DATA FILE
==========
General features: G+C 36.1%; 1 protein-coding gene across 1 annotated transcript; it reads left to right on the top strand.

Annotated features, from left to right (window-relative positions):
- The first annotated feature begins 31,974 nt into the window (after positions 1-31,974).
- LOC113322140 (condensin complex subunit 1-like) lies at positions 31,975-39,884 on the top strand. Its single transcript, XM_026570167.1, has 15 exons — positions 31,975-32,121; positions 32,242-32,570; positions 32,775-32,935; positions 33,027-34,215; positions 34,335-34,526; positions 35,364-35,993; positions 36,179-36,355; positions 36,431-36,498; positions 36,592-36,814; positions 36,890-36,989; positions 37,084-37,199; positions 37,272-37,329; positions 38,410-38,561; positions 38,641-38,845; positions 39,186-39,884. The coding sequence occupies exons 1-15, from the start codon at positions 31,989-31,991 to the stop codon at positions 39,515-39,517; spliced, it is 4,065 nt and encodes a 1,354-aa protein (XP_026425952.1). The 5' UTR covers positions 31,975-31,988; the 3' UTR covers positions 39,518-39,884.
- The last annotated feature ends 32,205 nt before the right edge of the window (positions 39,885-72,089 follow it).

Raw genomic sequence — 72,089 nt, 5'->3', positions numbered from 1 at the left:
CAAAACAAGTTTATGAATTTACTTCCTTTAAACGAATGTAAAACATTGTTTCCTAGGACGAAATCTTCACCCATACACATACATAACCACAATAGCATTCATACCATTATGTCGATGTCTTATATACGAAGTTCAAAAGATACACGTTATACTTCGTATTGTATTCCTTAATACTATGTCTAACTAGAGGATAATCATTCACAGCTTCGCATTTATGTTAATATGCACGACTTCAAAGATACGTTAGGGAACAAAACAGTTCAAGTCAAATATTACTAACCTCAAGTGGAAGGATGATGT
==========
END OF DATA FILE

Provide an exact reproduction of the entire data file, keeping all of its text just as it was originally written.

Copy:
General features: G+C 36.1%; 1 protein-coding gene across 1 annotated transcript; it reads left to right on the top strand.

Annotated features, from left to right (window-relative positions):
- The first annotated feature begins 31,974 nt into the window (after positions 1-31,974).
- LOC113322140 (condensin complex subunit 1-like) lies at positions 31,975-39,884 on the top strand. Its single transcript, XM_026570167.1, has 15 exons — positions 31,975-32,121; positions 32,242-32,570; positions 32,775-32,935; positions 33,027-34,215; positions 34,335-34,526; positions 35,364-35,993; positions 36,179-36,355; positions 36,431-36,498; positions 36,592-36,814; positions 36,890-36,989; positions 37,084-37,199; positions 37,272-37,329; positions 38,410-38,561; positions 38,641-38,845; positions 39,186-39,884. The coding sequence occupies exons 1-15, from the start codon at positions 31,989-31,991 to the stop codon at positions 39,515-39,517; spliced, it is 4,065 nt and encodes a 1,354-aa protein (XP_026425952.1). The 5' UTR covers positions 31,975-31,988; the 3' UTR covers positions 39,518-39,884.
- The last annotated feature ends 32,205 nt before the right edge of the window (positions 39,885-72,089 follow it).

Raw genomic sequence — 72,089 nt, 5'->3', positions numbered from 1 at the left:
CAAAACAAGTTTATGAATTTACTTCCTTTAAACGAATGTAAAACATTGTTTCCTAGGACGAAATCTTCACCCATACACATACATAACCACAATAGCATTCATACCATTATGTCGATGTCTTATATACGAAGTTCAAAAGATACACGTTATACTTCGTATTGTATTCCTTAATACTATGTCTAACTAGAGGATAATCATTCACAGCTTCGCATTTATGTTAATATGCACGACTTCAAAGATACGTTAGGGAACAAAACAGTTCAAGTCAAATATTACTAACCTCAAGTGGAAGGATGATGT